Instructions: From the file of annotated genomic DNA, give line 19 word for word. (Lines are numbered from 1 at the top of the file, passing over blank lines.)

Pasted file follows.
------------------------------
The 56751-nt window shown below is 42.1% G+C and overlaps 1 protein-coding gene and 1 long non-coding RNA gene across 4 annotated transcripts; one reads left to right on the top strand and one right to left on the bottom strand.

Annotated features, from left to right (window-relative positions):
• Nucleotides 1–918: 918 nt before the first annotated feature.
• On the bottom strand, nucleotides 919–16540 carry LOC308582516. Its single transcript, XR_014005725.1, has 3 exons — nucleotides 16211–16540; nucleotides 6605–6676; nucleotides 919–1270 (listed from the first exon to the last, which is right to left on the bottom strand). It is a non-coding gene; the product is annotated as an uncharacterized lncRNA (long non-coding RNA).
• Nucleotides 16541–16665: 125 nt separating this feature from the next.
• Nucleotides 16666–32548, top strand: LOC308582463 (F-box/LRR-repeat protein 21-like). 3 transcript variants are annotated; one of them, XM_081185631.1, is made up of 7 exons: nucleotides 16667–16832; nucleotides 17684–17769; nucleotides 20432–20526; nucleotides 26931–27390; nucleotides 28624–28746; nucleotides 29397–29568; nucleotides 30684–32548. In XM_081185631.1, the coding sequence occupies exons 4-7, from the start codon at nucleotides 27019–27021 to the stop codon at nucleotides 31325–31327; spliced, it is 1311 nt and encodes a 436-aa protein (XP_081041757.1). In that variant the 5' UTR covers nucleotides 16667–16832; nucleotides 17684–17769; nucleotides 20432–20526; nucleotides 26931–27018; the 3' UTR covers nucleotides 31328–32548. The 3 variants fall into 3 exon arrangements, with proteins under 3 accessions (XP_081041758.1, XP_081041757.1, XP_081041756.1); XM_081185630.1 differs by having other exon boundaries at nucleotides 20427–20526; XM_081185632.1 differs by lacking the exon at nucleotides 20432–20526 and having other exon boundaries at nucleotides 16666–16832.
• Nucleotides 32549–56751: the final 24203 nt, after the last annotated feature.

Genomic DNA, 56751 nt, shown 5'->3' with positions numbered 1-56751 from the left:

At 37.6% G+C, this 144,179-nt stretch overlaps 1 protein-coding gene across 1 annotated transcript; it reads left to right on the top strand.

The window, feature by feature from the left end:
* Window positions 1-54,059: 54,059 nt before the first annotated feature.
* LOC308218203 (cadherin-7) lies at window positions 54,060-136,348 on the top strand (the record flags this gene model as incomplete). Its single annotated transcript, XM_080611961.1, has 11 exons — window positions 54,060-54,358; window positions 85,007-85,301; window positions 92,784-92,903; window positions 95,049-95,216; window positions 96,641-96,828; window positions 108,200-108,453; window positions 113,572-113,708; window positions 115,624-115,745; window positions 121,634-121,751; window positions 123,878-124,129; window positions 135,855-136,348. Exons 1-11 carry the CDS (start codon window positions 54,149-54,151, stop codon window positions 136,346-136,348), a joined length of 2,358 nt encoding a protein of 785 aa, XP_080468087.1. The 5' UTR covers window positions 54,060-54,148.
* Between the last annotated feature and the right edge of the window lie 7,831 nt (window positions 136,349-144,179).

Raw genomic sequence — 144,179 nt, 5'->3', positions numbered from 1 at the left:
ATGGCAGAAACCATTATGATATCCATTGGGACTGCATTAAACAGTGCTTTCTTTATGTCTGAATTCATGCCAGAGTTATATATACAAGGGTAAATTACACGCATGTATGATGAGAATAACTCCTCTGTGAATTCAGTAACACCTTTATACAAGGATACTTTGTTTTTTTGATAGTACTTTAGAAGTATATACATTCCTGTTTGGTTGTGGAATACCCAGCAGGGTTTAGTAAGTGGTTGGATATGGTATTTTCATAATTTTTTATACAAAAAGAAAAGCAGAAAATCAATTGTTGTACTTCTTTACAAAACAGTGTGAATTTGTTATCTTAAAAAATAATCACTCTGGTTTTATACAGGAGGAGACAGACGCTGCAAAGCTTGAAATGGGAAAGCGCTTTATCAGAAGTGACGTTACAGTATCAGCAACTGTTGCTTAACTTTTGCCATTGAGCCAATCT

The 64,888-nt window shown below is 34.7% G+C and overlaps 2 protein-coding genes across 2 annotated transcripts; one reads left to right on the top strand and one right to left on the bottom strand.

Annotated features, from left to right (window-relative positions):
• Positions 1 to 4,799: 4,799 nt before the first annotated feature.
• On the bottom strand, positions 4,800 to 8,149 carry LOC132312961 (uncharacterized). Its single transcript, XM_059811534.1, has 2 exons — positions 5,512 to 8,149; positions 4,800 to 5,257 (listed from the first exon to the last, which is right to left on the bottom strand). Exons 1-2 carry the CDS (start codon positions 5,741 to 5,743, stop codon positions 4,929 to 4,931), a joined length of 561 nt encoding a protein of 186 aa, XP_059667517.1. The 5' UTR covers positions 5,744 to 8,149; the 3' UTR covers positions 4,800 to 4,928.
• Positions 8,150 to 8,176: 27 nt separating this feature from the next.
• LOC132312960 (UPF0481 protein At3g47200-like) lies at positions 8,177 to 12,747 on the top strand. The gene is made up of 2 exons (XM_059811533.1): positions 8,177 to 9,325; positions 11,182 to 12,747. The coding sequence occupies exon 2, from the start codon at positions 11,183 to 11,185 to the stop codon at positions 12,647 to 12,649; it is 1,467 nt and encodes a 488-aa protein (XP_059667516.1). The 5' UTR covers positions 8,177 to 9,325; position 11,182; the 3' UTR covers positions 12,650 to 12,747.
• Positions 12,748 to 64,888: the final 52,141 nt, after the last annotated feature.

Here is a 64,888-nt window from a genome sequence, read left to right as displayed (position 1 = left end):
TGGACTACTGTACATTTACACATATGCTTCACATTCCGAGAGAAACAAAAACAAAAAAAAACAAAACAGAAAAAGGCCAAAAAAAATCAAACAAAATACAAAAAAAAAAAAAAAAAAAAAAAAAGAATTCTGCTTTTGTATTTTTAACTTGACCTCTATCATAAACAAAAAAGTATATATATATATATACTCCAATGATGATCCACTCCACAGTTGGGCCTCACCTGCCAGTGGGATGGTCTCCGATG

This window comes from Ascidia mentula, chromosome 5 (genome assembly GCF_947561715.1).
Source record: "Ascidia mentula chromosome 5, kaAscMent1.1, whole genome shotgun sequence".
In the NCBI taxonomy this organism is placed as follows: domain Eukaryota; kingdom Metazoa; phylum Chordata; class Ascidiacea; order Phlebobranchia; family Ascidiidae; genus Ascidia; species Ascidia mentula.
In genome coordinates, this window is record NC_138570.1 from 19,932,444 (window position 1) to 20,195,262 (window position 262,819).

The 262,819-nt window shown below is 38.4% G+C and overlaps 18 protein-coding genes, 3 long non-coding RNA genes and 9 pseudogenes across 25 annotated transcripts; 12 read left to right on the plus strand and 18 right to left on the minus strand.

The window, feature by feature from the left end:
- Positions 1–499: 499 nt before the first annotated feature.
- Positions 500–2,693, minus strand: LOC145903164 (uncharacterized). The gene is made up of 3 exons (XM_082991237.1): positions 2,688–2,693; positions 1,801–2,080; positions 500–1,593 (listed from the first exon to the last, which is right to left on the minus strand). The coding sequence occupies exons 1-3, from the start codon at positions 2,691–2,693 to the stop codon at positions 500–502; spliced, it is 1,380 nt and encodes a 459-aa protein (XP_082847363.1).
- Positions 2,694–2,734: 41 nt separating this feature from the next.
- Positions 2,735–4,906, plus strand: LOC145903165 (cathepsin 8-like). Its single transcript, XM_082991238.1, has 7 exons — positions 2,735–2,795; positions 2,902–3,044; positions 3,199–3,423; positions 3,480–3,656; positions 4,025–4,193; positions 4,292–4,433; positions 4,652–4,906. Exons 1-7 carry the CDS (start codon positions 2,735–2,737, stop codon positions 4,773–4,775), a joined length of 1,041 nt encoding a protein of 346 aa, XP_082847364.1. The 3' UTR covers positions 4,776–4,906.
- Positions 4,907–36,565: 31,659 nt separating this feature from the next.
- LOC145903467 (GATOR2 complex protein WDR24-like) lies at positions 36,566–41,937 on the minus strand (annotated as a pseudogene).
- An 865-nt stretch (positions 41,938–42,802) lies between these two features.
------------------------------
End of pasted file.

• On the bottom strand, positions 4,800 to 8,149 carry LOC132312961 (uncharacterized). Its single transcript, XM_059811534.1, has 2 exons — positions 5,512 to 8,149; positions 4,800 to 5,257 (listed from the first exon to the last, which is right to left on the bottom strand). Exons 1-2 carry the CDS (start codon positions 5,741 to 5,743, stop codon positions 4,929 to 4,931), a joined length of 561 nt encoding a protein of 186 aa, XP_059667517.1. The 5' UTR covers positions 5,744 to 8,149; the 3' UTR covers positions 4,800 to 4,928.